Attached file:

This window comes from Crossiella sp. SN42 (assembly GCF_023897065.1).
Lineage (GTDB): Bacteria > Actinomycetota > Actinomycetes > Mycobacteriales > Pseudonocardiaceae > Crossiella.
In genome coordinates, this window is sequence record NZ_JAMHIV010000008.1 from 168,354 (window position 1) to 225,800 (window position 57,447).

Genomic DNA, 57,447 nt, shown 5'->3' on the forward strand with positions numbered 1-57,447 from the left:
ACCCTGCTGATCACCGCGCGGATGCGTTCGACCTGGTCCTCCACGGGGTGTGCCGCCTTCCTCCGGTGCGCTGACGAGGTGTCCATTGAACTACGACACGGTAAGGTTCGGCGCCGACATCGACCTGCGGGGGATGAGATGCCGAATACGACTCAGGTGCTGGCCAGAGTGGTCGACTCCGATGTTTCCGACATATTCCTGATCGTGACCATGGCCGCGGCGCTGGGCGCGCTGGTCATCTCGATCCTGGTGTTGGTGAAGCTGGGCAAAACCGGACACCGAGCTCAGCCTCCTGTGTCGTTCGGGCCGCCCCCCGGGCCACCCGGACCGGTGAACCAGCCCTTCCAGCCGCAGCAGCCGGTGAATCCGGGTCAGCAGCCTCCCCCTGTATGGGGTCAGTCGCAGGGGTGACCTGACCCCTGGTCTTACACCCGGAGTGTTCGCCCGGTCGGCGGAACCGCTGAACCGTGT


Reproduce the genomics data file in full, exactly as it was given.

This window comes from Crossiella sp. SN42 (assembly GCF_023897065.1).
Lineage (GTDB): Bacteria > Actinomycetota > Actinomycetes > Mycobacteriales > Pseudonocardiaceae > Crossiella.
In genome coordinates, this window is sequence record NZ_JAMHIV010000008.1 from 168,354 (window position 1) to 225,800 (window position 57,447).

Genomic DNA, 57,447 nt, shown 5'->3' on the forward strand with positions numbered 1-57,447 from the left:
ACCCTGCTGATCACCGCGCGGATGCGTTCGACCTGGTCCTCCACGGGGTGTGCCGCCTTCCTCCGGTGCGCTGACGAGGTGTCCATTGAACTACGACACGGTAAGGTTCGGCGCCGACATCGACCTGCGGGGGATGAGATGCCGAATACGACTCAGGTGCTGGCCAGAGTGGTCGACTCCGATGTTTCCGACATATTCCTGATCGTGACCATGGCCGCGGCGCTGGGCGCGCTGGTCATCTCGATCCTGGTGTTGGTGAAGCTGGGCAAAACCGGACACCGAGCTCAGCCTCCTGTGTCGTTCGGGCCGCCCCCCGGGCCACCCGGACCGGTGAACCAGCCCTTCCAGCCGCAGCAGCCGGTGAATCCGGGTCAGCAGCCTCCCCCTGTATGGGGTCAGTCGCAGGGGTGACCTGACCCCTGGTCTTACACCCGGAGTGTTCGCCCGGTCGGCGGAACCGCTGAACCGTGT